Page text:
A Reflection on Tensions in Ukraine
Tuesday, 15 February 2022
Ukraine and Russia have a complicated history and relationship. With tensions rising in Eastern Europe, Jessamy gives her thoughts on this current issue.
By October 2021, Russia had an estimated 80,000 troops amassed along the border of Ukraine, rising to 125,000 in January. Russia has also been suspected of destabilising Ukraine using cyber warfare and bomb threats in schools and political offices. Moreover, President Putin claimed on December 9th 2021 that Ukraine’s “actions” against Russian speaking Ukrainians in the Donbas region ‘resemble… a genocide’, suggesting he may be looking for a possible pretext for war. These events culminated in President Biden declaring that an invasion was ‘imminent’, until 2nd February when this assessment was rethought.
Drawn out over weeks, there is great uncertainty over whether Russia will order a military escalation. Different news sources appear to speculate on whether Russia will press forward. To me, it seems that everything rests on the whims of a single man; will he be deterred by the risks and sanctions, or, isolated by absolute power, will war-lust overcome him? Without access to Putin’s thoughts, I am unable to conclude.
As a language learner, then, I would like to examine what this conflict reveals about perspectives.
How does the West view the conflict? With Russia as the blatant aggressor, an unprovoked invasion would be an attack on the autonomy and democracy of a “helpless” Ukraine, as well as recklessly endangering the peace in Europe. If Russian soldiers step foot into a NATO country (four of which border Ukraine), the whole alliance would be called to its defence.
In the US, politicians call for the decisive action in the name of democracy, conjuring the black and white divisions of the Cold War. In Britain, it stirs memories of the Salisbury poisonings and strengthens resolve to be tougher on the sinister Russian money that is thought to be stashed in London real estate and elsewhere.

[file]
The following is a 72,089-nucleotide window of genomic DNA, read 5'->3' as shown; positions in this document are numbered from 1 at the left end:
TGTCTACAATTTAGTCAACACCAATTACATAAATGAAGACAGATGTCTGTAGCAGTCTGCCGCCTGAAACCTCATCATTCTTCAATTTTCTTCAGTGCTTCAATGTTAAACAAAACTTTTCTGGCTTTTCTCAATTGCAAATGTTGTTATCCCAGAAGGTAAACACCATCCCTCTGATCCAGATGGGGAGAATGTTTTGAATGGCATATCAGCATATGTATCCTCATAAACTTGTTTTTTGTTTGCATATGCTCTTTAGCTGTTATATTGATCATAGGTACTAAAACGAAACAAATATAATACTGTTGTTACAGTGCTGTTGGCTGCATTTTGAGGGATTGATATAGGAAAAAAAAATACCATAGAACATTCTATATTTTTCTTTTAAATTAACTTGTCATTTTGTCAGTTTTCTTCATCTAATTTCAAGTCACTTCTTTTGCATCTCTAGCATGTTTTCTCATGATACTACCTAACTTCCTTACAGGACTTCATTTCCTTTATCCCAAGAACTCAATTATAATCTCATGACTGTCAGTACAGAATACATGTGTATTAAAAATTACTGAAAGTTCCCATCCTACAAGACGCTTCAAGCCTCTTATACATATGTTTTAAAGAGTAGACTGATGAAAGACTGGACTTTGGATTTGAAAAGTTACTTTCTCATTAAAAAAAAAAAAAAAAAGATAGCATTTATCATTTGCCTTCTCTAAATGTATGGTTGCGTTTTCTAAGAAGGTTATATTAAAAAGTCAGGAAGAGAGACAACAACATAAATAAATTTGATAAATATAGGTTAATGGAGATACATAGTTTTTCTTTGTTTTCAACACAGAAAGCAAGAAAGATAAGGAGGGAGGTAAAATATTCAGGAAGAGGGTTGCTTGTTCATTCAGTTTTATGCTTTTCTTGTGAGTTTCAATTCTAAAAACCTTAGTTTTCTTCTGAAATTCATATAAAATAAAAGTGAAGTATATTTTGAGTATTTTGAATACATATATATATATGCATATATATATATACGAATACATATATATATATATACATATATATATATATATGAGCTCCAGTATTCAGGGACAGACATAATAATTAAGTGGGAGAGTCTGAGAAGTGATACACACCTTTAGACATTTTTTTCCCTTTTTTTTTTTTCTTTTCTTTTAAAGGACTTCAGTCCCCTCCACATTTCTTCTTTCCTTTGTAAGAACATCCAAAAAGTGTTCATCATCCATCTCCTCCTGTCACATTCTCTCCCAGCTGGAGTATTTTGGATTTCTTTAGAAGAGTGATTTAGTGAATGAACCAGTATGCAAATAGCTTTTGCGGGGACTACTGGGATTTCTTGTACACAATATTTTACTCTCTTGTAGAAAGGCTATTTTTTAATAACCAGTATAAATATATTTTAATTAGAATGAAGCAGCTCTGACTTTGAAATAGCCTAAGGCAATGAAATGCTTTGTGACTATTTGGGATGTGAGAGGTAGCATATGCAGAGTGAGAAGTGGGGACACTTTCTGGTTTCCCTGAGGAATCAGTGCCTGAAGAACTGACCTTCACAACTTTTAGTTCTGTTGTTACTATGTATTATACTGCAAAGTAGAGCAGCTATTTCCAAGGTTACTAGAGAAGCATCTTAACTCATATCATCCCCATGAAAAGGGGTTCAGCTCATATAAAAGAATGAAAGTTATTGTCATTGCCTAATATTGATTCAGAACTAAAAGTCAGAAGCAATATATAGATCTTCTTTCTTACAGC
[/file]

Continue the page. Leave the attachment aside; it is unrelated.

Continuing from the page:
Yet elsewhere, opinions on the international players differ. In Germany, fond memories of ‘Ostpolitik’ - conciliatory relations between West Germany and the Communist East during the Cold War - have manifested in a markedly less forceful response to Russia.
In Ukraine, despite the election of pro-NATO President Zelensky, many have lukewarm feelings towards the US. This may be because they feel that the US emphasizes the threats to European security over the human cost that will inevitably be borne by Ukrainians. They are also resentful and wary of Ukraine becoming a “pawn” in power play between the US and Russia. However, Ukraine has become thoroughly alienated from Russia’s aggression, having lost 14,000 of its people to 8 years of Russian-backed fighting in Eastern Ukraine. They fiercely reject Putin’s claim that Russians and Ukrainians are ‘one people’ when used to justify Russian bullying. Now, 75% of Ukrainians born after 1991 see their future with the West and not with Russia.
Then there is Russia.
I was intrigued by a conversation I had with a Russian friend. Despite being a liberal, having lived in Britain for a few years and despising Putin, her interpretation was that Ukraine had provoked the conflict to try and manipulate the support from the US in order to fulfil the requirements to become a NATO member. It fascinated me that for her, Russia was not automatically “the bad guy”. Perhaps, having grown up in Russia, world powers play different characters in her narrative conception of the world than in my own. Russian state-controlled media and schooling depict Russia as acting defensively and NATO as the dangerous enemy. Western media says the same of Russia.
It is interesting to consider how people perceive their own countries and how the legacy of the Cold-War division continues to affect the global psyche.
To conclude: even though it may be simplistic, I cannot break from the characterization that my culture has fed me. Vladimir Putin places safeguarding his own power and desire for global power status above the lives and livelihoods of Ukrainians. And for all its faults and failures in the West, democracy is a system worth fighting for.
Lovely tasty dish. Try it you won’t be disappointed.
Very tasty and cheap. I often have this for tea!
Being a bilingual family (French mother and British father,) living in France I thought your article was extremely interesting . Have you research on bilingualism ? It seems that when the mother is British and the father French and they both live in France their children seem to be more bilingual than when the mother is French and the father is British . This is what we called mother tongue , isn't it ?
Such an interesting article!